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View Full Version : Was it Common for the People from Western and Northern Europe to Have Beards?



Nicola_Canadian
Tuesday, March 28th, 2006, 07:55 PM
Hi All,

I would like to ask your help on one particular issue. I wonder if it was common for the people from western and northern europe to have beards?

It is quite an issue on Russian anthropogical forums where we have quite a "fight" with Ukrainians about the ancient RUS people of Eastern Europe...

I wonder if you have any old pictures of Vikings, Germans, Franks, Kelts etc with a clear indication of having beards or not... I also wonder if it was common before the Christianity was accepted in your countries or after?

Also do you have pictures of pagan (basically Nordic) gods with or without beards?

Most of you guys are from North-West Europe - so could you please comment on this issue about your country or tribe?

Any help is very welcomed! People from actually any country are welcomed to comment on that as well.

Thanx!

PS: I realise that this thread is not exactly about the racial classification... However it is extremely close to the way the europeans looked like... So please, don't move this thread from this section! Thanx one more time!

Allenson
Tuesday, March 28th, 2006, 08:13 PM
Hi All,

I would like to ask your help on one particular issue. I wonder if it was common for the people from western and northern europe to have beards?

Well, not being from either place myself, I will let the residents of this region tackle this question.

But, the area of North America that I am from is populated largely by NW Europids and beards are common amongst adult males. Especially so in the winter. I am a case in point. I grow out my beard in the fall and shave it off sometime in the spring. In fact, I will be doing just that sometime soon. ;) I usually wait until the last patch of snow is gone from our field. This hasn't happened yet but it should be all gone by the end of the week with a mild forecast in the offing. :P



It is quite an issue on Russian anthropogical forums where we have quite a "fight" with Ukrainians about the ancient RUS people of Eastern Europe...


Slavanthro? I haven't visited in a while. Tell the chaps I say 'hello'!

As for the ancient Rus, I don't really know....although, I would speculate that many did indeed wear beards. Shaving was likely rather difficult in ancient times.



I wonder if you have any old pictures of Vikings, Germans, Franks, Kelts etc with a clear indication of having beards or not... I also wonder if it was common before the Christianity was accepted in your countries or after?


I'm sure a google image search would turn up much info. The Dying Gaul comes to mind. He did not have a beard though the sweet 70s pornstar mustache is in full effect. ;)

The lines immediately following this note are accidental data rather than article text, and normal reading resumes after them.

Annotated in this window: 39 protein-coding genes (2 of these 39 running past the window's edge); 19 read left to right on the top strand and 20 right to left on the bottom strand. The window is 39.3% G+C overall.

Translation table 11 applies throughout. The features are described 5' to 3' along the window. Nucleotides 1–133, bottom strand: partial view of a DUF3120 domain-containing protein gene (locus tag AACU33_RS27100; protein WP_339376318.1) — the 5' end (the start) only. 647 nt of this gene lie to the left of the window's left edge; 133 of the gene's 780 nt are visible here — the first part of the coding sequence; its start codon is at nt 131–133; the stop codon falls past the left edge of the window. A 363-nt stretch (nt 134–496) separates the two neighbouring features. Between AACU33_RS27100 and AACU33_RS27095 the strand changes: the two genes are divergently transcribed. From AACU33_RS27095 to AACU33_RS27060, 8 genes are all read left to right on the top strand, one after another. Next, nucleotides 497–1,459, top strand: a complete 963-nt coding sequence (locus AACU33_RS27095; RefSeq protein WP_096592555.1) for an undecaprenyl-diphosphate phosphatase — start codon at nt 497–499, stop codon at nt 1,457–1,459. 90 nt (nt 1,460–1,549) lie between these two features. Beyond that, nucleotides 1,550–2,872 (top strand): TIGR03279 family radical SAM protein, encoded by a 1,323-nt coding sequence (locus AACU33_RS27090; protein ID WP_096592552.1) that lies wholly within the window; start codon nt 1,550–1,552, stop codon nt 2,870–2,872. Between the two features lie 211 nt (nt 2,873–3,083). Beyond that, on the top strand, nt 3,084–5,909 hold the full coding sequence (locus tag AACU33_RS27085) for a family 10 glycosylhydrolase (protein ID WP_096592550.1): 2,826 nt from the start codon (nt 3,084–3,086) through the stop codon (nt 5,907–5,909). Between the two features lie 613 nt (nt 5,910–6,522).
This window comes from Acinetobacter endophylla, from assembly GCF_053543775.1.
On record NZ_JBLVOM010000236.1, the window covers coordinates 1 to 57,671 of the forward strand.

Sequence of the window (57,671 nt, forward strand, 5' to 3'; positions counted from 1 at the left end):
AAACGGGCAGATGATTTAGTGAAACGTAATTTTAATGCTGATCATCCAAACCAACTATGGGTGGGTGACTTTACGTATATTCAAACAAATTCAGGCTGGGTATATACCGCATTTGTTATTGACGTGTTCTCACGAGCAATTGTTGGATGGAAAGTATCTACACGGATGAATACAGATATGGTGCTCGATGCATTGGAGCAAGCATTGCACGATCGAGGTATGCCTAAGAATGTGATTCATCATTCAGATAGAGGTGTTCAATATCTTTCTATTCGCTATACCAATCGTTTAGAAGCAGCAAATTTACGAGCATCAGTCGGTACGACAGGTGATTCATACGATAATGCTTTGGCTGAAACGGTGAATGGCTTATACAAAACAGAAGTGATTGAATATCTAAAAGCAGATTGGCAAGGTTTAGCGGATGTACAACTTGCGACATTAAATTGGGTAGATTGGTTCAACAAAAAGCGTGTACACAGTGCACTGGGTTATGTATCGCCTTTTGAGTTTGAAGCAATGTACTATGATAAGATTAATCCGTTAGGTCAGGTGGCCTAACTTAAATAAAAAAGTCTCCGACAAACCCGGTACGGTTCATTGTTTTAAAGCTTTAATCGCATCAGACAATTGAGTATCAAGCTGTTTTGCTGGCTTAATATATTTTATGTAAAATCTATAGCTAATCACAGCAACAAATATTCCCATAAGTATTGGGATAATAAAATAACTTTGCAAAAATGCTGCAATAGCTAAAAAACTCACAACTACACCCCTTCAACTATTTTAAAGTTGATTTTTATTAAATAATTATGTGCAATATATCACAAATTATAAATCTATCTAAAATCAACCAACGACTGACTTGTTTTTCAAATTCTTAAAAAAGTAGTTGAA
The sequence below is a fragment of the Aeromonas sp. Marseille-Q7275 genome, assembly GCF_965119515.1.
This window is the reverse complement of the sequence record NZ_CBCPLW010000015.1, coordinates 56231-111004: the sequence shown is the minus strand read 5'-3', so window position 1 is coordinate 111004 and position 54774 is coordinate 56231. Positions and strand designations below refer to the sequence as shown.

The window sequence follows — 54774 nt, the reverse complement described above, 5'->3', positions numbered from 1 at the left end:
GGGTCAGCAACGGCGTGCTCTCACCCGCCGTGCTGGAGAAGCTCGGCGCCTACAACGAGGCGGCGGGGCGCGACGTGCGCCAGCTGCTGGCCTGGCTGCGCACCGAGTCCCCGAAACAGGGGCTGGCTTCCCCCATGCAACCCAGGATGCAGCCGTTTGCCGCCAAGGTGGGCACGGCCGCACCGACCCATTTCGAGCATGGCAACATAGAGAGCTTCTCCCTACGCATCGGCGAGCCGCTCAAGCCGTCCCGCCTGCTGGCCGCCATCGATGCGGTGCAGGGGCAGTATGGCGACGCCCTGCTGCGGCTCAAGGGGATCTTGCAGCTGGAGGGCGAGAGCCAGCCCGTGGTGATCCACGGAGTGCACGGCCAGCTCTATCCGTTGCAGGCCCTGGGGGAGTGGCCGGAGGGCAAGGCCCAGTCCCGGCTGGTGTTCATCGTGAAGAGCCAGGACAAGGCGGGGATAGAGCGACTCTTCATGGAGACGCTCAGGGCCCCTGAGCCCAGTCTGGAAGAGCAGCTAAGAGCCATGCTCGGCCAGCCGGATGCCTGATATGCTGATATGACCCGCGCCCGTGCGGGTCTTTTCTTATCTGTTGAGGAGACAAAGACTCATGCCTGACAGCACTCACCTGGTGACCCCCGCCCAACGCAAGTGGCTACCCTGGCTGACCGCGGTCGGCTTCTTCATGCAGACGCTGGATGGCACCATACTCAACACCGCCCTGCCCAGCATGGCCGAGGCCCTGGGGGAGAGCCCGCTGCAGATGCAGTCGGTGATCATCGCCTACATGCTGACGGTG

http://www.bc.edu/bc_org/avp/cas/fnart/art/greek/10_97_5_70.jpg




Also do you have pictures of pagan (basically Nordic) gods with or without beards?


http://www.google.com/imghp?hl=en&tab=wi&q=





Thanx!



No sweat! Let's see what others have to say.

The Black Prince
Tuesday, March 28th, 2006, 09:50 PM
I would like to ask your help on one particular issue. I wonder if it was common for the people from western and northern europe to have beards?
Modern western trends tend to see it as primitive, so nowaday most people shave their beards constant or only have a small beard which they keep very neat.

But watching old pics of my father and uncles of mine I don't see any without a beard/moustache. For more as fifty years ago it was even considered un-manly in most social environments to not have a beard/moustache, although a wildgrowing beard was seen especially among higher classes as uncivilised and anti-social.


I wonder if you have any old pictures of Vikings, Germans, Franks, Kelts etc with a clear indication of having beards or not... I also wonder if it was common before the Christianity was accepted in your countries or after?
The old Kelts used to wear moustaches (they basically shaved other facial hair), The old Germanics are mostly described as beardy folk.
I think that with the growing of facialhair for youngster began the age they where considered as men, and could fight in a war when neccesary. So most boys where probably quite eager to show off with their facial hair as soon as it began to grow.

Various Roman sources report about it, because Romans considered it a barbarian trait to wear beards/moustaches, most Romans shaved their face (you won't find much roman busts of men with beards).

Also the Picts (they are not Keltic or Germanic) are described as a hairy people. I believe it was some Briton monk who said something like:
"These Picts disguise their entire face with hair, it's a pity they don't disguise their lower parts".:D

Concerning pictures, old Germanics/Kelts didn't made pictures of themself, except some who are from romanized sources (there are some Roman coins with the shaved face of Odoacar)

you can search on google of course for yourself but most medieval kings also weared beards/moustaches.


Also do you have pictures of pagan (basically Nordic) gods with or without beards?
I can't remember of one without a beard/moustache.


Most of you guys are from North-West Europe - so could you please comment on this issue about your country or tribe?
Old Frisians (like other Northsea Germanics) used to carrie with them a comb.